This past summer I trained and was certified as an Emergency Medical Technician (EMT) in the state of New York. This endeavor was sparked by a ground-breaking epiphany that, for me, hockey is not likely to be a very sustainable, practical, or profitable career path. (Thanks Coach Miro for the life advice, and Coach Ferraris for calling my attention to the fact that I am not 6’5”.)
While thinking about other potential career options that involved strenuous physical exertion while wearing heavy equipment in extreme temperature conditions, I considered firefighting. In the process of investigating careers with the FDNY, I stumbled upon information about becoming an EMT. This intrigued me because I have always been interested in health and medicine, and becoming an EMT seemed to provide a good first step to many related careers.
I gained much respect for these emergency personnel after breaking my arm rock climbing, and later, when one of my teammates broke his femur on the ice — and another his neck. Hockey is a risky sport you see, but since the age of four goaltending had been my life. I loved making big saves in clutch moments and getting to be the hero! Hockey gave me a sense of purpose and pride. Becoming an EMT provides an avenue for pursuing those same feelings — I would save lives instead of pucks.
The course I took this summer included 49 other students, almost all of whom were in or already out of college. There was one main lecturer and approximately 16 other instructors who demonstrated techniques and assisted with the practical exercises.
I received my equipment, which included a stethoscope, sphygmomanometer, blood pressure cuff, and a pocket facemask. I learned how to administer CPR using the facemask, which features a one-way valve to prevent the influx of a patient’s bodily fluids.
I learned the difference between punctures and impalements. In puncture wounds, the foreign object, which has made a hole has since left the patient. With impalements, the foreign object resides inside the patient. If you are stabbed, this is a puncture. If you are in a hurricane, and a flying piece of rebar enters your eye — this is an impalement. With such an injury, I learned that it is important to immobilize the object. For instance, one would use a paper cup with a rebar size hole poked in the bottom, which is then taped to the patient’s head. It is also important, I learned, to cover the uninjured eye because eyes move in tandem and could cause further damage.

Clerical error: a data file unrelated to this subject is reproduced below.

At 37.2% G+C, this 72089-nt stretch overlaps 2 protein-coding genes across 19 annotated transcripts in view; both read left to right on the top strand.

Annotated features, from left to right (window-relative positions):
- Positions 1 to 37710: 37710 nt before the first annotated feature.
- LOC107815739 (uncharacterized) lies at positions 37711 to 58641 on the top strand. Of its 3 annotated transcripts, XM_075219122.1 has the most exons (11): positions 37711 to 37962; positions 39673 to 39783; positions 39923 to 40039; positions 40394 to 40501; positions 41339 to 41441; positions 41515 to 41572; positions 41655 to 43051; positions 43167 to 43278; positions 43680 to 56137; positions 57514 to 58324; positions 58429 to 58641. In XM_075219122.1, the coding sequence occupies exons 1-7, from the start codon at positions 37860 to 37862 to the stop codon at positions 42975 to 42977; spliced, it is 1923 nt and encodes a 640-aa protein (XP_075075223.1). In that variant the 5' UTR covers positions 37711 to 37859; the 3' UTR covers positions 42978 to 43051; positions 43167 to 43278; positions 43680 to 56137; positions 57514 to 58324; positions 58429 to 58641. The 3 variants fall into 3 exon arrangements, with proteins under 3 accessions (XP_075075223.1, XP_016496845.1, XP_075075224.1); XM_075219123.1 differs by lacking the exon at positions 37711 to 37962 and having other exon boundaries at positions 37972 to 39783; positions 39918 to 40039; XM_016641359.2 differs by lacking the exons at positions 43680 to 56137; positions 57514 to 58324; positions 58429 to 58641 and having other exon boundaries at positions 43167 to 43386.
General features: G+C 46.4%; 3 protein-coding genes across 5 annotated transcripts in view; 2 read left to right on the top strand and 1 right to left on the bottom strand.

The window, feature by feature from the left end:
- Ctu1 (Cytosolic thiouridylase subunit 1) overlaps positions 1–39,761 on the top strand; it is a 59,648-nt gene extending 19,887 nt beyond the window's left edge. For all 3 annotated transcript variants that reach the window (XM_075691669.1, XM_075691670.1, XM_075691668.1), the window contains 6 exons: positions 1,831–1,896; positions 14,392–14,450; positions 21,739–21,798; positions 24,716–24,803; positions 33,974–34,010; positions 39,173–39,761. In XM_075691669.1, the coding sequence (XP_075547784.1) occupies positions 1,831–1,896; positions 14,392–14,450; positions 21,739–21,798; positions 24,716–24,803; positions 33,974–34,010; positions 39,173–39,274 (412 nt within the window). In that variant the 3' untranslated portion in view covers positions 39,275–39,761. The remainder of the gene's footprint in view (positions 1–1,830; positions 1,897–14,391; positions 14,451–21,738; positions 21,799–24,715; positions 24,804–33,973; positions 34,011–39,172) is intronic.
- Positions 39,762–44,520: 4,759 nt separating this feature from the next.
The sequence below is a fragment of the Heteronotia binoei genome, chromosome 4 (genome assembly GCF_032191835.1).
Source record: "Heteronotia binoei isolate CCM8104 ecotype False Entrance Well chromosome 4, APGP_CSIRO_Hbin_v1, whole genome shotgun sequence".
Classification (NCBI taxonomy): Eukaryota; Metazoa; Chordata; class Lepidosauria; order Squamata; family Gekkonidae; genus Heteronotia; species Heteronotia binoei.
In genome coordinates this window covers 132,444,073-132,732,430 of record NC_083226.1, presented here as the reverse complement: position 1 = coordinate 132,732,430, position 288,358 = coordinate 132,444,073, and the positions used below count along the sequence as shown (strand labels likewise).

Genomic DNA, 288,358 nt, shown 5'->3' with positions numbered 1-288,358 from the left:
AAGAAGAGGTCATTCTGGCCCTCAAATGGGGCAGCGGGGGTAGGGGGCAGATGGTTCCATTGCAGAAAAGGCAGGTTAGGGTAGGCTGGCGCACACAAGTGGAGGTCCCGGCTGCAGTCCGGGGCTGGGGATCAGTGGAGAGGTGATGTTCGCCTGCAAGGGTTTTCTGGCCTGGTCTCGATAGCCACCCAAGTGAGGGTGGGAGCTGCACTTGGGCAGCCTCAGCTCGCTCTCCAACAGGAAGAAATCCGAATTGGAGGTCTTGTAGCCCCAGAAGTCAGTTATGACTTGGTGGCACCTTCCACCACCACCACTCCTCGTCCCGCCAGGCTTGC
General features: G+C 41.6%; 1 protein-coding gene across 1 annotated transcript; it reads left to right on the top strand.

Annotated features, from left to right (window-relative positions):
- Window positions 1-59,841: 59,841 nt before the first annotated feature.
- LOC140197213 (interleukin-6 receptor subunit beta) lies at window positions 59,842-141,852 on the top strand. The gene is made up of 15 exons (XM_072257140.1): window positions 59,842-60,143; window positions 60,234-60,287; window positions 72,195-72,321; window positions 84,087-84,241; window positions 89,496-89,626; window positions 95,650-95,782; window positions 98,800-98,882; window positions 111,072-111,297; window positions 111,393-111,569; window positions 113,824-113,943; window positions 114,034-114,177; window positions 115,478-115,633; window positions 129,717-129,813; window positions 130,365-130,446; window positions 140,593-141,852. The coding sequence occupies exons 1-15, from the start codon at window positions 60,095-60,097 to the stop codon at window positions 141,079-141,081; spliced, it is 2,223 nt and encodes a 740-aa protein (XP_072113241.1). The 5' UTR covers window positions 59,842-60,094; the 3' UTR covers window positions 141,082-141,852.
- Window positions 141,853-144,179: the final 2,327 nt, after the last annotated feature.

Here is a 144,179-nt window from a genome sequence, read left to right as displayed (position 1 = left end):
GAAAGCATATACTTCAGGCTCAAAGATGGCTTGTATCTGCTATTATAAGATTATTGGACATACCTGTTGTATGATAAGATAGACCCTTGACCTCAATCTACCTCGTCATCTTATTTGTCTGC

Another course requirement was working a 12-hour shift on an ambulance. We responded to 10 calls, one of which was a man who had shattered his patella falling off a ladder while trying to change a light bulb, and another was a 57-year-old woman suffering vicious and life-threatening gastrointestinal hemorrhaging. I learned the procedure for cleaning and disinfecting an ambulance and yourself, which we practiced after every patient.
At the end of the course, to receive my state certification, I had to pass both a state written and practical skills exam. (My arm splinting was exemplary!) To retain my certification, I must attend a refresher class and pass those same exams every three years.
There is the option of taking two years of additional schooling at a technical school to become a paramedic, but right now I am focused on going to a four-year college where I can pursue scientific and biological research opportunities, as well as the arts. I may work as an EMT while in college.
I think that the skills I learned over the course of this past summer are vastly important. Truthfully, I am surprised that basic first aid and life support (CPR) are not a more integrated part of our educational system. You never know when you may need to save a life.
by Linus Wramage ’20
Photo by Andrew Zhang ’20
“Mom, I was speaking with Marquese. He goes to some place called Trinity-Pawling.” I pulled the application Marquese had given me out of my backpack.
Marquese changed my life.
Most people complete all four years of high school in four years. For me, that is just the start of how different I am from everyone. Over the course of my high school career, I attended Archbishop Stepinac, John Jay EF, Kennedy Catholic, and then Trinity-Pawling.